|Reviews for Scarecrow|
| Fall Storm chapter 1 . 9/26/2019
Don't know why, but when I read this I just couldn't help but picture the scarecrow from Supernatural, huh! Am I the only one? Yeah, thought so.
I like your work, and this one specifically, I like the different themes and that it started out with seeming innocent, but it soon become something dark and right down creepy. For some reason when I read this I pictured it was always dark, don't know why, don't ask how my mind works, I don't even know most of the time. But this has to be one of my favorites, so much so, I've read it again and again. But I believe the scarecrow is a metaphor, the way I see it, is that someone is in love with someone else that don't return their feelings, but that's me, that's just the way I see it.
| sleepy-julia chapter 1 . 9/1/2019
Wow! I love the flow of the poem and the choice of words that spark both sadness and curiosity. Keep writing :)
| Synthey chapter 1 . 8/26/2019
I absolutely LOVED this! it was already intriguing because of how creative the theme was and the sinister vibes it gave off even BEFORE reading the poem, the line "scarecrow, scarecrow, why are you leaning to my side?" is when it started shifting into a more horror like piece to me, I also want to mention how smooth your rhymes are, kudos!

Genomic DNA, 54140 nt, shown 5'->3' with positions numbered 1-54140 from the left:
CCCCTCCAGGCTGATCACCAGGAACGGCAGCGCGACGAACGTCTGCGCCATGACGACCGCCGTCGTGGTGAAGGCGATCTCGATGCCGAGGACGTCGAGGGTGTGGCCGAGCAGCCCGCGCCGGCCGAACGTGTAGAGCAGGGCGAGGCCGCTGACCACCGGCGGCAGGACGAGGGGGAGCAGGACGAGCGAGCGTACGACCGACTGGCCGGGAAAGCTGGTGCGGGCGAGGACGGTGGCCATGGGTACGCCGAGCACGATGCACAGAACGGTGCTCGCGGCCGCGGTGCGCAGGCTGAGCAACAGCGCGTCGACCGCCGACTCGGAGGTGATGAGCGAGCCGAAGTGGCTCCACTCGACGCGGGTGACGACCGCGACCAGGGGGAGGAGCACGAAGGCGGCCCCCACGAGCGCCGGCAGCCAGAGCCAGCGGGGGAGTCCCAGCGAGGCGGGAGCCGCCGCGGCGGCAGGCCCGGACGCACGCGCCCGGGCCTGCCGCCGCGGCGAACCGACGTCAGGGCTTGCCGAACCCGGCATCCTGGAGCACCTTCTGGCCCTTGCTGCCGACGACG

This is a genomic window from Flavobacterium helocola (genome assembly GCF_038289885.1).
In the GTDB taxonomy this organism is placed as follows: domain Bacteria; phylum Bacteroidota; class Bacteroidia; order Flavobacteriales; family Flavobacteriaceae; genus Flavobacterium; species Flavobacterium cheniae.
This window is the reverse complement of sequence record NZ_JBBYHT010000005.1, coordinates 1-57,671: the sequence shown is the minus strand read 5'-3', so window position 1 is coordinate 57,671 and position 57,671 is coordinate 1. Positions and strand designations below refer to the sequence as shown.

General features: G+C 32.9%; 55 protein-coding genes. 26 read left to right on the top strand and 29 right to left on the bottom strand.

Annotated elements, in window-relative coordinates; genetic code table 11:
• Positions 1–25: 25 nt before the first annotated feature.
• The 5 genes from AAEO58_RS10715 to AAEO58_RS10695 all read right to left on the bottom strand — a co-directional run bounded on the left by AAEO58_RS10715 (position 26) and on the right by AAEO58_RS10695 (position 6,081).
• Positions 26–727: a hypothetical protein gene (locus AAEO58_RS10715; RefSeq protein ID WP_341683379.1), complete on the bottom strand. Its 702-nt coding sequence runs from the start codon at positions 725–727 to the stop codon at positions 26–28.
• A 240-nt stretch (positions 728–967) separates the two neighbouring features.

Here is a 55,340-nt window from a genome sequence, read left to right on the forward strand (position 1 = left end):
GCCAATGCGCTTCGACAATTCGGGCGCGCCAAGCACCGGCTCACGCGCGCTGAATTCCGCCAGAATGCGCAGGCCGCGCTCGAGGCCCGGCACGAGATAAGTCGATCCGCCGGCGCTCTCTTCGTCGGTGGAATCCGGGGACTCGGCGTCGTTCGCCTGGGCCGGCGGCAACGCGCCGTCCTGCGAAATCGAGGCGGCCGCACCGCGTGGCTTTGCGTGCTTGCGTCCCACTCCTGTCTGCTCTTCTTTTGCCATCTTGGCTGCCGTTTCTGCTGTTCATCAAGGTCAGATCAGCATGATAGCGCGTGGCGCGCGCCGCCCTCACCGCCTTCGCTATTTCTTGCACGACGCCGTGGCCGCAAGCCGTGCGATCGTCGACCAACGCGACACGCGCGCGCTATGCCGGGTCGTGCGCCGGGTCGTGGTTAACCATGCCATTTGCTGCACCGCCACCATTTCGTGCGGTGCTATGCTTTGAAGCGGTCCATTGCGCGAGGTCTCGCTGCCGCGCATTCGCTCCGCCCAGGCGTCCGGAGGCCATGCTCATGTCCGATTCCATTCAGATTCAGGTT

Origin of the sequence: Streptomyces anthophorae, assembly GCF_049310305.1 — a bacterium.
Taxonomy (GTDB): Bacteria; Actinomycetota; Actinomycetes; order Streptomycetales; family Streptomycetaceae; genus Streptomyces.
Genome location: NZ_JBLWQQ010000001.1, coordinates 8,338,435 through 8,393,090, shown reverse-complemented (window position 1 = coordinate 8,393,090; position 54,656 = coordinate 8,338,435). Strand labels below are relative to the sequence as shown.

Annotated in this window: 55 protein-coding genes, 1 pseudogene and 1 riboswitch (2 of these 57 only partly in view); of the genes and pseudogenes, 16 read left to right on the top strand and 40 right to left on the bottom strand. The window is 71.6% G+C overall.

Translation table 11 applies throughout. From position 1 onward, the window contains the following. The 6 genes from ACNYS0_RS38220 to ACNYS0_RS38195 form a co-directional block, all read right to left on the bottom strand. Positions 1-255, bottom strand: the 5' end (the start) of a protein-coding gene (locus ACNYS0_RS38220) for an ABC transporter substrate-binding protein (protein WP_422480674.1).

| She Who Loves Pineapples II chapter 1 . 8/15/2019
Other: is that "06-06" in the opening line intentional? I thought maybe it was supposed to be some kind of visual poetry thing to look like the scarecrow's eyes, but since it was the only instance of that it now looks like a mistake. If it's intentional maybe... IDK, use some other numbers like that?
Tone: You start with an almost childlike, not unpleasant tone. Then as the poem goes on it gradually gets melancholy, then by the end, it's downright horror-movie stuff. I like how gradual it was, it was like you are slowly revealing the evil and by the time you realize, it's too late.
Rhyme: The rhymes here are simple but very effective. It's reminiscent of those books "Brown Bear, Brown Bear, What Do You See?" and makes the poem feel childlike, which makes it such a great twist when it turns out there's something more sinister to the poem.
Descriptions/images: I loved the lines about the scarecrow looking at the sea. That kind of imagery made me start to wonder, was the poem really about a scarecrow, or about a person in the narrator's life who feels trapped. Comparing a promise to "grime" was also a great metaphor.